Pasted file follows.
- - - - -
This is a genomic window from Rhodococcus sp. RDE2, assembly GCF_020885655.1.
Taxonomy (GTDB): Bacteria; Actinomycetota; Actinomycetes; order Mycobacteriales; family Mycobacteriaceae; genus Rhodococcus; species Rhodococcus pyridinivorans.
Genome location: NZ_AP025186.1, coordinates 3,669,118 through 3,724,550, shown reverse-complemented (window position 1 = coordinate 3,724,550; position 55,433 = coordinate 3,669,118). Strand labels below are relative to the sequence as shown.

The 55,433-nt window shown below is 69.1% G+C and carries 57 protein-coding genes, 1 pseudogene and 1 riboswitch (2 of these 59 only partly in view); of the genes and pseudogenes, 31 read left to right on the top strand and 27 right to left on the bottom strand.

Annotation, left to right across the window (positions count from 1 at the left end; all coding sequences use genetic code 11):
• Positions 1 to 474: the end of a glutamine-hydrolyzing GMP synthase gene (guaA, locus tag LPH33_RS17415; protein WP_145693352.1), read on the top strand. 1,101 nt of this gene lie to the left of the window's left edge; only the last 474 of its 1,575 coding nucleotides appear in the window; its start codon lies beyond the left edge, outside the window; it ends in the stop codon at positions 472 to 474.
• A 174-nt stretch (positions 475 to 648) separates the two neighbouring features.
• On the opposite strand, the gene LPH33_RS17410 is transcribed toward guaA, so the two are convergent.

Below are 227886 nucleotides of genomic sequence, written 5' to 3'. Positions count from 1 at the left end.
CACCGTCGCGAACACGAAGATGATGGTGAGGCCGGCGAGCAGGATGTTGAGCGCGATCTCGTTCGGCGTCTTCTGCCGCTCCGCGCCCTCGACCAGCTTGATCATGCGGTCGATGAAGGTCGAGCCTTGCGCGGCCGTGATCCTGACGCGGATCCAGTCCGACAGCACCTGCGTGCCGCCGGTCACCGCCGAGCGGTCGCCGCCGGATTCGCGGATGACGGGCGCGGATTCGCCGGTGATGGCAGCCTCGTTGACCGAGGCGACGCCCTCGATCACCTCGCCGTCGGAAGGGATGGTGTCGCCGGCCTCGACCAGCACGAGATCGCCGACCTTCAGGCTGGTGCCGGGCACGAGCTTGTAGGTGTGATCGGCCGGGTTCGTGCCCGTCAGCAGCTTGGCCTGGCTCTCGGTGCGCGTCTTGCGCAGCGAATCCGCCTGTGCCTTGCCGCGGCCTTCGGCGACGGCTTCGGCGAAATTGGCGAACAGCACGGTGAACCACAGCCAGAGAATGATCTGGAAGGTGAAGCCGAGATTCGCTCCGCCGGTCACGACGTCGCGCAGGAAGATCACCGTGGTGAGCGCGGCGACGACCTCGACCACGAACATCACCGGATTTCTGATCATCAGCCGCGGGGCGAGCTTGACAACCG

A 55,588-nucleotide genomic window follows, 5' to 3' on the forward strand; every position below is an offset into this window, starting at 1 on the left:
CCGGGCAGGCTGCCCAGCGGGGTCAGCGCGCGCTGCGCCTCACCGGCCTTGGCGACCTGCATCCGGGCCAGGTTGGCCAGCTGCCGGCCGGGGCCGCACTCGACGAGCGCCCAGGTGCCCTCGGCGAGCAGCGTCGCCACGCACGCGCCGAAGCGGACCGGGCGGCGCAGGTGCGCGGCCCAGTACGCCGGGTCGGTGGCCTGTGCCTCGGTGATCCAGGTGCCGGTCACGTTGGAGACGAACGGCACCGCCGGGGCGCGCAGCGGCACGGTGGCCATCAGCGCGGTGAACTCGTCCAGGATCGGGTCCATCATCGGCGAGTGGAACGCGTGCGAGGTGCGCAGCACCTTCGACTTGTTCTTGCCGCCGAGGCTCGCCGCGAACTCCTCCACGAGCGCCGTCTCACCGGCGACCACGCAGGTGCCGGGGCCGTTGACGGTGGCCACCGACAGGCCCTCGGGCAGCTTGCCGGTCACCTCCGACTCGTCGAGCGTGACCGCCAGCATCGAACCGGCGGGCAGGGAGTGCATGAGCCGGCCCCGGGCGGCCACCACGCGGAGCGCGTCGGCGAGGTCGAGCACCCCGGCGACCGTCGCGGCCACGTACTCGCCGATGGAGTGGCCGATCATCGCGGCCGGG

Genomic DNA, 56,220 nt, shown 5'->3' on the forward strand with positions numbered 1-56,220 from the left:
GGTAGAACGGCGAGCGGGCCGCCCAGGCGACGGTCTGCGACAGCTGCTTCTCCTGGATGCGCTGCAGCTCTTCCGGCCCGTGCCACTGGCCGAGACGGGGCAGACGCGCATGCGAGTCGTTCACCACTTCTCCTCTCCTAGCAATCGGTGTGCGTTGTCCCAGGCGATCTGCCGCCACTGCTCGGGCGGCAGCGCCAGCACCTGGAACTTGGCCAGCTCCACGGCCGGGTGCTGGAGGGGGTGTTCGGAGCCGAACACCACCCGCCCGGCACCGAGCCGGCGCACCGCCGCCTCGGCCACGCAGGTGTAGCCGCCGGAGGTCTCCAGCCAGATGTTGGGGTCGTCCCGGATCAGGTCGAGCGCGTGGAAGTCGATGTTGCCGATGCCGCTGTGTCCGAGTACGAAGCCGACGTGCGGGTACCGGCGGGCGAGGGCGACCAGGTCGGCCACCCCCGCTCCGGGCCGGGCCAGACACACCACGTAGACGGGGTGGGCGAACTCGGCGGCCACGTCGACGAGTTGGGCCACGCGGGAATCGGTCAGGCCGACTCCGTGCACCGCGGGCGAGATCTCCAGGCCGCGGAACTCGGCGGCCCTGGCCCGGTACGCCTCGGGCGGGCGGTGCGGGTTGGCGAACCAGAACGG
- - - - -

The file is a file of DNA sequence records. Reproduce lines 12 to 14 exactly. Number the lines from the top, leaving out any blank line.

CCGGGCAGGCTGCCCAGCGGGGTCAGCGCGCGCTGCGCCTCACCGGCCTTGGCGACCTGCATCCGGGCCAGGTTGGCCAGCTGCCGGCCGGGGCCGCACTCGACGAGCGCCCAGGTGCCCTCGGCGAGCAGCGTCGCCACGCACGCGCCGAAGCGGACCGGGCGGCGCAGGTGCGCGGCCCAGTACGCCGGGTCGGTGGCCTGTGCCTCGGTGATCCAGGTGCCGGTCACGTTGGAGACGAACGGCACCGCCGGGGCGCGCAGCGGCACGGTGGCCATCAGCGCGGTGAACTCGTCCAGGATCGGGTCCATCATCGGCGAGTGGAACGCGTGCGAGGTGCGCAGCACCTTCGACTTGTTCTTGCCGCCGAGGCTCGCCGCGAACTCCTCCACGAGCGCCGTCTCACCGGCGACCACGCAGGTGCCGGGGCCGTTGACGGTGGCCACCGACAGGCCCTCGGGCAGCTTGCCGGTCACCTCCGACTCGTCGAGCGTGACCGCCAGCATCGAACCGGCGGGCAGGGAGTGCATGAGCCGGCCCCGGGCGGCCACCACGCGGAGCGCGTCGGCGAGGTCGAGCACCCCGGCGACCGTCGCGGCCACGTACTCGCCGATGGAGTGGCCGATCATCGCGGCCGGG

Genomic DNA, 56,220 nt, shown 5'->3' on the forward strand with positions numbered 1-56,220 from the left:
GGTAGAACGGCGAGCGGGCCGCCCAGGCGACGGTCTGCGACAGCTGCTTCTCCTGGATGCGCTGCAGCTCTTCCGGCCCGTGCCACTGGCCGAGACGGGGCAGACGCGCATGCGAGTCGTTCACCACTTCTCCTCTCCTAGCAATCGGTGTGCGTTGTCCCAGGCGATCTGCCGCCACTGCTCGGGCGGCAGCGCCAGCACCTGGAACTTGGCCAGCTCCACGGCCGGGTGCTGGAGGGGGTGTTCGGAGCCGAACACCACCCGCCCGGCACCGAGCCGGCGCACCGCCGCCTCGGCCACGCAGGTGTAGCCGCCGGAGGTCTCCAGCCAGATGTTGGGGTCGTCCCGGATCAGGTCGAGCGCGTGGAAGTCGATGTTGCCGATGCCGCTGTGTCCGAGTACGAAGCCGACGTGCGGGTACCGGCGGGCGAGGGCGACCAGGTCGGCCACCCCCGCTCCGGGCCGGGCCAGACACACCACGTAGACGGGGTGGGCGAACTCGGCGGCCACGTCGACGAGTTGGGCCACGCGGGAATCGGTCAGGCCGACTCCGTGCACCGCGGGCGAGATCTCCAGGCCGCGGAACTCGGCGGCCCTGGCCCGGTACGCCTCGGGCGGGCGGTGCGGGTTGGCGAACCAGAACGG